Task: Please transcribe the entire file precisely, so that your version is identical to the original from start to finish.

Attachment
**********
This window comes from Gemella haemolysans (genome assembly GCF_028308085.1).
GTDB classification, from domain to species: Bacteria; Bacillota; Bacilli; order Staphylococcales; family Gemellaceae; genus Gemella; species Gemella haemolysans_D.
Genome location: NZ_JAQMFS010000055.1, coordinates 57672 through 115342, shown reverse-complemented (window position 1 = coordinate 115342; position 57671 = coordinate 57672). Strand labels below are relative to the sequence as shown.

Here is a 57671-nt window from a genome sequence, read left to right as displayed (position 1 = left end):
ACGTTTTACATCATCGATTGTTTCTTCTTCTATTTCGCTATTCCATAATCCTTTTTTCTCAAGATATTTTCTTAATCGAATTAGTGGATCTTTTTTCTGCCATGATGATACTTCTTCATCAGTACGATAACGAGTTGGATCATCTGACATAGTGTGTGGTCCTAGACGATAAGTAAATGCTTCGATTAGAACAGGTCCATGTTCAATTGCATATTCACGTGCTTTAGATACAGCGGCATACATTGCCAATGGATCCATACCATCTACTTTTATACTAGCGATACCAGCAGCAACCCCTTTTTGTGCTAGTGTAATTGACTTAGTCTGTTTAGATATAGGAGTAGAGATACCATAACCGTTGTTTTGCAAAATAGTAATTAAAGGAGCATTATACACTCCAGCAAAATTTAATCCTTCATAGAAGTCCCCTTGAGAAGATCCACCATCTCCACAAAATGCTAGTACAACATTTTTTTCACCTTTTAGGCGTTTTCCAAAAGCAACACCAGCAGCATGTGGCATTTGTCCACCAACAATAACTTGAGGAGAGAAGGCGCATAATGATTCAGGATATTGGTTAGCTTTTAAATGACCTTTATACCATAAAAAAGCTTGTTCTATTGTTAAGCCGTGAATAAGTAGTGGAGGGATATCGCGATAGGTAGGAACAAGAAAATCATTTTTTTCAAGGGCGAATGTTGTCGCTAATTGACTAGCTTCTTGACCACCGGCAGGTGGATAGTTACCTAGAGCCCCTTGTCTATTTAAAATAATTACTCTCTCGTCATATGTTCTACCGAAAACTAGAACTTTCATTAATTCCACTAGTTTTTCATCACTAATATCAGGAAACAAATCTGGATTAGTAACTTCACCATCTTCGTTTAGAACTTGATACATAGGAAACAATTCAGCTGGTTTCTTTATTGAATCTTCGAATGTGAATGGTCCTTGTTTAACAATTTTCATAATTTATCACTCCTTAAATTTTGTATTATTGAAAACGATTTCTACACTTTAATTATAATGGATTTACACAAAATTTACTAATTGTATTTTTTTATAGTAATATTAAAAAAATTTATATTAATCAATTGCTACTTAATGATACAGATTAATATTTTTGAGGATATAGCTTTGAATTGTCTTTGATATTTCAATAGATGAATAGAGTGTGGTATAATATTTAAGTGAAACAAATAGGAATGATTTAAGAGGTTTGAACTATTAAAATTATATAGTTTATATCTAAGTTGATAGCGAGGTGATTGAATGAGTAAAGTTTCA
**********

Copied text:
This window comes from Gemella haemolysans (genome assembly GCF_028308085.1).
GTDB classification, from domain to species: Bacteria; Bacillota; Bacilli; order Staphylococcales; family Gemellaceae; genus Gemella; species Gemella haemolysans_D.
Genome location: NZ_JAQMFS010000055.1, coordinates 57672 through 115342, shown reverse-complemented (window position 1 = coordinate 115342; position 57671 = coordinate 57672). Strand labels below are relative to the sequence as shown.

Here is a 57671-nt window from a genome sequence, read left to right as displayed (position 1 = left end):
ACGTTTTACATCATCGATTGTTTCTTCTTCTATTTCGCTATTCCATAATCCTTTTTTCTCAAGATATTTTCTTAATCGAATTAGTGGATCTTTTTTCTGCCATGATGATACTTCTTCATCAGTACGATAACGAGTTGGATCATCTGACATAGTGTGTGGTCCTAGACGATAAGTAAATGCTTCGATTAGAACAGGTCCATGTTCAATTGCATATTCACGTGCTTTAGATACAGCGGCATACATTGCCAATGGATCCATACCATCTACTTTTATACTAGCGATACCAGCAGCAACCCCTTTTTGTGCTAGTGTAATTGACTTAGTCTGTTTAGATATAGGAGTAGAGATACCATAACCGTTGTTTTGCAAAATAGTAATTAAAGGAGCATTATACACTCCAGCAAAATTTAATCCTTCATAGAAGTCCCCTTGAGAAGATCCACCATCTCCACAAAATGCTAGTACAACATTTTTTTCACCTTTTAGGCGTTTTCCAAAAGCAACACCAGCAGCATGTGGCATTTGTCCACCAACAATAACTTGAGGAGAGAAGGCGCATAATGATTCAGGATATTGGTTAGCTTTTAAATGACCTTTATACCATAAAAAAGCTTGTTCTATTGTTAAGCCGTGAATAAGTAGTGGAGGGATATCGCGATAGGTAGGAACAAGAAAATCATTTTTTTCAAGGGCGAATGTTGTCGCTAATTGACTAGCTTCTTGACCACCGGCAGGTGGATAGTTACCTAGAGCCCCTTGTCTATTTAAAATAATTACTCTCTCGTCATATGTTCTACCGAAAACTAGAACTTTCATTAATTCCACTAGTTTTTCATCACTAATATCAGGAAACAAATCTGGATTAGTAACTTCACCATCTTCGTTTAGAACTTGATACATAGGAAACAATTCAGCTGGTTTCTTTATTGAATCTTCGAATGTGAATGGTCCTTGTTTAACAATTTTCATAATTTATCACTCCTTAAATTTTGTATTATTGAAAACGATTTCTACACTTTAATTATAATGGATTTACACAAAATTTACTAATTGTATTTTTTTATAGTAATATTAAAAAAATTTATATTAATCAATTGCTACTTAATGATACAGATTAATATTTTTGAGGATATAGCTTTGAATTGTCTTTGATATTTCAATAGATGAATAGAGTGTGGTATAATATTTAAGTGAAACAAATAGGAATGATTTAAGAGGTTTGAACTATTAAAATTATATAGTTTATATCTAAGTTGATAGCGAGGTGATTGAATGAGTAAAGTTTCA